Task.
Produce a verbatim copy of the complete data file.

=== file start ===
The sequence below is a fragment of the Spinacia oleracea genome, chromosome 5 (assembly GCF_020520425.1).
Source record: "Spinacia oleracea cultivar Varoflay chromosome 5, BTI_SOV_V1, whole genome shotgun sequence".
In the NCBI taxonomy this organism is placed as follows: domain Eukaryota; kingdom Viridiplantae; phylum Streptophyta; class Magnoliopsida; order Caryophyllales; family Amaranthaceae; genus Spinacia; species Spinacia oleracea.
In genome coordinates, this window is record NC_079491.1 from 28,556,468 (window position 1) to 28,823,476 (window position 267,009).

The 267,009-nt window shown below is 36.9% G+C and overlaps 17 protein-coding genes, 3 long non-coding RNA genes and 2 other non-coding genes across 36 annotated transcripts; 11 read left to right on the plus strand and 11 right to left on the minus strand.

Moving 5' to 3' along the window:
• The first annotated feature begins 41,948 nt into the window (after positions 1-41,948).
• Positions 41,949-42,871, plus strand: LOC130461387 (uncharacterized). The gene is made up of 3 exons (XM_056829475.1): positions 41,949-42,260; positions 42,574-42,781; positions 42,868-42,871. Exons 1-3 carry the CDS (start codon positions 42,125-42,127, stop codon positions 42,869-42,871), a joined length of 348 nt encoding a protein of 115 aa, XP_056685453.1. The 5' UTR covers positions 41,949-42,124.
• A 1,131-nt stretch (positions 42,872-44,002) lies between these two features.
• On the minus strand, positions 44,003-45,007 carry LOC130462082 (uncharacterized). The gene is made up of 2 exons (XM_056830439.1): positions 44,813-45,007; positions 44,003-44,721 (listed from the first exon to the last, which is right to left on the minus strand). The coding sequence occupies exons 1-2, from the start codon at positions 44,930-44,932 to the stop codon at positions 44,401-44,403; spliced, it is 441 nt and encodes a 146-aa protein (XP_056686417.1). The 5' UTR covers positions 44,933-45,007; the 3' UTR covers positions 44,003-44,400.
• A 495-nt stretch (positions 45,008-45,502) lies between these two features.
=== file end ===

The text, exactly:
The sequence below is a fragment of the Spinacia oleracea genome, chromosome 5 (assembly GCF_020520425.1).
Source record: "Spinacia oleracea cultivar Varoflay chromosome 5, BTI_SOV_V1, whole genome shotgun sequence".
In the NCBI taxonomy this organism is placed as follows: domain Eukaryota; kingdom Viridiplantae; phylum Streptophyta; class Magnoliopsida; order Caryophyllales; family Amaranthaceae; genus Spinacia; species Spinacia oleracea.
In genome coordinates, this window is record NC_079491.1 from 28,556,468 (window position 1) to 28,823,476 (window position 267,009).

The 267,009-nt window shown below is 36.9% G+C and overlaps 17 protein-coding genes, 3 long non-coding RNA genes and 2 other non-coding genes across 36 annotated transcripts; 11 read left to right on the plus strand and 11 right to left on the minus strand.

Moving 5' to 3' along the window:
• The first annotated feature begins 41,948 nt into the window (after positions 1-41,948).
• Positions 41,949-42,871, plus strand: LOC130461387 (uncharacterized). The gene is made up of 3 exons (XM_056829475.1): positions 41,949-42,260; positions 42,574-42,781; positions 42,868-42,871. Exons 1-3 carry the CDS (start codon positions 42,125-42,127, stop codon positions 42,869-42,871), a joined length of 348 nt encoding a protein of 115 aa, XP_056685453.1. The 5' UTR covers positions 41,949-42,124.
• A 1,131-nt stretch (positions 42,872-44,002) lies between these two features.
• On the minus strand, positions 44,003-45,007 carry LOC130462082 (uncharacterized). The gene is made up of 2 exons (XM_056830439.1): positions 44,813-45,007; positions 44,003-44,721 (listed from the first exon to the last, which is right to left on the minus strand). The coding sequence occupies exons 1-2, from the start codon at positions 44,930-44,932 to the stop codon at positions 44,401-44,403; spliced, it is 441 nt and encodes a 146-aa protein (XP_056686417.1). The 5' UTR covers positions 44,933-45,007; the 3' UTR covers positions 44,003-44,400.
• A 495-nt stretch (positions 45,008-45,502) lies between these two features.